A senior North Korean official forcefully condemned comments that US Vice President Mike Pence made recently during an interview with Fox News.
Pence reignited concerns over the US's strategy for upcoming diplomatic talks with North Korea on Monday, after suggesting the North could end up like Libya if it doesn't agree to fully cooperate with the US.
The North Korean official threatened to recommend pulling out of the planned summit between President Donald Trump and North Korean leader Kim Jong Un.
North Korea fired some highly charged statements toward US Vice President Mike Pence on Wednesday, all but torching what had been an otherwise conciliatory mood that the White House hoped to carry into a historic summit between President Donald Trump and North Korean leader Kim Jong Un.
Choe Son Hui, North Korea's vice minister of foreign affairs, called out Pence in a scathing statement and threatened to scuttle the Trump-Kim meeting set to take place in Singapore next month.
"Vice President Pence has made unbridled and impudent remarks that North Korea might end like Libya, military option for North Korea never came off the table, the US needs complete, verifiable, and irreversible denuclearization, and so on," Choe said in a statement, according to North Korea's leading propaganda outlet.
"As a person involved in the US affairs, I cannot suppress my surprise at such ignorant and stupid remarks gushing out from the mouth of the US vice president," Choe said.
The vice minister referred to earlier comments Pence made in interviews that sparked controversy. Pence served up a veiled threat that North Korea could end up like Libya if it doesn't agree to fully cooperate with the US.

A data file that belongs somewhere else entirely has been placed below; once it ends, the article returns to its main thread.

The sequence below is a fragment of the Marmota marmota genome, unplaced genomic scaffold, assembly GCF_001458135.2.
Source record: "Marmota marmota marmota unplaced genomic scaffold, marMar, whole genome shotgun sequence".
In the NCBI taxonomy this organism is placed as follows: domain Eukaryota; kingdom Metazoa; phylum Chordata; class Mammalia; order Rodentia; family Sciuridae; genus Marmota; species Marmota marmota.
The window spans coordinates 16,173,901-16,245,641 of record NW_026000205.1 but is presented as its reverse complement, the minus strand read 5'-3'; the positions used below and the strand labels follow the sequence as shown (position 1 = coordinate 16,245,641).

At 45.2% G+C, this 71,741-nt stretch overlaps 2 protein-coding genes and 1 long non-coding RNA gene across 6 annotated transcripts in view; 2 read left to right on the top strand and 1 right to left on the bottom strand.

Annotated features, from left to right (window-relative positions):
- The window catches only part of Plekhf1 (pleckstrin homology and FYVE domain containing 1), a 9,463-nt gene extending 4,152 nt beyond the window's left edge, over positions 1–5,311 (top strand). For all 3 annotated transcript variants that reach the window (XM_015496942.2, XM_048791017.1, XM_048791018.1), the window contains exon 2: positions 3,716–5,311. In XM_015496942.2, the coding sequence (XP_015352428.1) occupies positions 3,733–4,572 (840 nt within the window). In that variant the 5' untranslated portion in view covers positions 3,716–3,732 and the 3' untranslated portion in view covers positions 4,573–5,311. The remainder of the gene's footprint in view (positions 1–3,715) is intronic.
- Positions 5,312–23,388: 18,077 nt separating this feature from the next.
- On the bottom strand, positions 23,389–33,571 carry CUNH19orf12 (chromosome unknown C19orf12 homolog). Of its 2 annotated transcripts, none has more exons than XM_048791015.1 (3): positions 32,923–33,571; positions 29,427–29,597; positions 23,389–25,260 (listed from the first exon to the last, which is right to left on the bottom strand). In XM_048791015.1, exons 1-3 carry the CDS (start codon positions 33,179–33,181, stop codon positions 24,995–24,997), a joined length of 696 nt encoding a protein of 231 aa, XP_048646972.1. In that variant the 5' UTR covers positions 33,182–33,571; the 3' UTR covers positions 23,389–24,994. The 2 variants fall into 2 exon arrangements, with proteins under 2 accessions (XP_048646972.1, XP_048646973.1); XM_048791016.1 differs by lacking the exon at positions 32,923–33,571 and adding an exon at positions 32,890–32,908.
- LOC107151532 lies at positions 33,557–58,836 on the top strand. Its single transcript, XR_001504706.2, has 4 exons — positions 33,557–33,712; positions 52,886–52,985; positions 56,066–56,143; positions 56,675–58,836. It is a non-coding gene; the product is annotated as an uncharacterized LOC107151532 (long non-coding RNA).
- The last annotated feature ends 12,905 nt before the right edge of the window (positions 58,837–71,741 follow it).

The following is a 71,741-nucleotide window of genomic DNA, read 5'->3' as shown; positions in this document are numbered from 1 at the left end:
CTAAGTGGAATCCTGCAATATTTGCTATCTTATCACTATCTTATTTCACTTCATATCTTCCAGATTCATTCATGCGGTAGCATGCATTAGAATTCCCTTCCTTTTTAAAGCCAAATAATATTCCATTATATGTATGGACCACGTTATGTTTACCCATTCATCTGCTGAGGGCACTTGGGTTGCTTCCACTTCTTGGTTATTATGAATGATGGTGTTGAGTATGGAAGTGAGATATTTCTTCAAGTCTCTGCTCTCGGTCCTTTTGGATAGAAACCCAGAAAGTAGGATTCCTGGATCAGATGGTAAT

Libyan leader Moammar Gaddafi voluntarily gave up his country's nuclear weapons program in 2003. Eight years later, rebel forces killed him violently, and his demise was on full display for the world to see.
"There was some talk about the Libyan model last week," Pence said in an interview on Fox News. "As the president made clear, this will only end like the Libyan model ended if Kim Jong Un doesn't make a deal."
Choe went on to suggest that the US-North Korea summit — which would be the first time a sitting US president meets a North Korean leader — might be a pipe dream.
"In case the US offends against our goodwill and clings to unlawful and outrageous acts, I will put forward a suggestion to our supreme leadership for reconsidering the DPRK-US summit," Choe said, referring to North Korea's official name, the Democratic People's Republic of Korea.
"Whether the US will meet us at a meeting room or encounter us at nuclear-to-nuclear showdown is entirely dependent upon the decision and behavior of the United States."
North Korea typically conveys its most heated rhetoric through state propaganda outlets. The loquacious and colorful messages are often directed at US and South Korean officials. The statements often exaggerate their alleged offenses.
Trump, who met with South Korean President Moon Jae-in this week to discuss the upcoming summit with Kim, also appeared noncommittal about what's next.
"It could very well happen. Whatever it is, we'll know next week about Singapore," Trump said to reporters on Wednesday. "And if we go, I think it will be a great thing for North Korea."
A White House negotiating team and North Korean officials are reportedly scheduled to meet in Singapore this weekend to discuss the summit's agenda and logistics.